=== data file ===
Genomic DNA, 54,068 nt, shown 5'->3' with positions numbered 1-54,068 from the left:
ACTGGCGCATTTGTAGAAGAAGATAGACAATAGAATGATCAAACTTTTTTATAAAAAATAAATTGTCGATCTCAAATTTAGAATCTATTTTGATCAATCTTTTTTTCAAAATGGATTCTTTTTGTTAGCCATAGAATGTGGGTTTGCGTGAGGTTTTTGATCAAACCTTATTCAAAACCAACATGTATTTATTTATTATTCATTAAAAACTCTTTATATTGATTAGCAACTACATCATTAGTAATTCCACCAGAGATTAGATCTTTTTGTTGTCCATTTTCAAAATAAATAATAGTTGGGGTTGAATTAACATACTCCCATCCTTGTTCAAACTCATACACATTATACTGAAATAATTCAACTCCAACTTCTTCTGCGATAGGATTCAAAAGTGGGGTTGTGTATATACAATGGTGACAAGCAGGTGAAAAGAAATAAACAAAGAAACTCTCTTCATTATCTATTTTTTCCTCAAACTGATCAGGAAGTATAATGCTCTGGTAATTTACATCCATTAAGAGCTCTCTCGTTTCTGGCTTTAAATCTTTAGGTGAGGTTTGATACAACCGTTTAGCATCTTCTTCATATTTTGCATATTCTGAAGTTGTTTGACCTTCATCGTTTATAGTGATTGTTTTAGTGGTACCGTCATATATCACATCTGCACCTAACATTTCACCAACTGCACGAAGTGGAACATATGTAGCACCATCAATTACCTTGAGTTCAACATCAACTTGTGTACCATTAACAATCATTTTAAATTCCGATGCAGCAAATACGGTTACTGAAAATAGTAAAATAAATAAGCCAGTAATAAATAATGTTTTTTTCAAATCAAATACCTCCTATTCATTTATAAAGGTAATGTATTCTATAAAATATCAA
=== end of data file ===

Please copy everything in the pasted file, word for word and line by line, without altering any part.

Genomic DNA, 54,068 nt, shown 5'->3' with positions numbered 1-54,068 from the left:
ACTGGCGCATTTGTAGAAGAAGATAGACAATAGAATGATCAAACTTTTTTATAAAAAATAAATTGTCGATCTCAAATTTAGAATCTATTTTGATCAATCTTTTTTTCAAAATGGATTCTTTTTGTTAGCCATAGAATGTGGGTTTGCGTGAGGTTTTTGATCAAACCTTATTCAAAACCAACATGTATTTATTTATTATTCATTAAAAACTCTTTATATTGATTAGCAACTACATCATTAGTAATTCCACCAGAGATTAGATCTTTTTGTTGTCCATTTTCAAAATAAATAATAGTTGGGGTTGAATTAACATACTCCCATCCTTGTTCAAACTCATACACATTATACTGAAATAATTCAACTCCAACTTCTTCTGCGATAGGATTCAAAAGTGGGGTTGTGTATATACAATGGTGACAAGCAGGTGAAAAGAAATAAACAAAGAAACTCTCTTCATTATCTATTTTTTCCTCAAACTGATCAGGAAGTATAATGCTCTGGTAATTTACATCCATTAAGAGCTCTCTCGTTTCTGGCTTTAAATCTTTAGGTGAGGTTTGATACAACCGTTTAGCATCTTCTTCATATTTTGCATATTCTGAAGTTGTTTGACCTTCATCGTTTATAGTGATTGTTTTAGTGGTACCGTCATATATCACATCTGCACCTAACATTTCACCAACTGCACGAAGTGGAACATATGTAGCACCATCAATTACCTTGAGTTCAACATCAACTTGTGTACCATTAACAATCATTTTAAATTCCGATGCAGCAAATACGGTTACTGAAAATAGTAAAATAAATAAGCCAGTAATAAATAATGTTTTTTTCAAATCAAATACCTCCTATTCATTTATAAAGGTAATGTATTCTATAAAATATCAA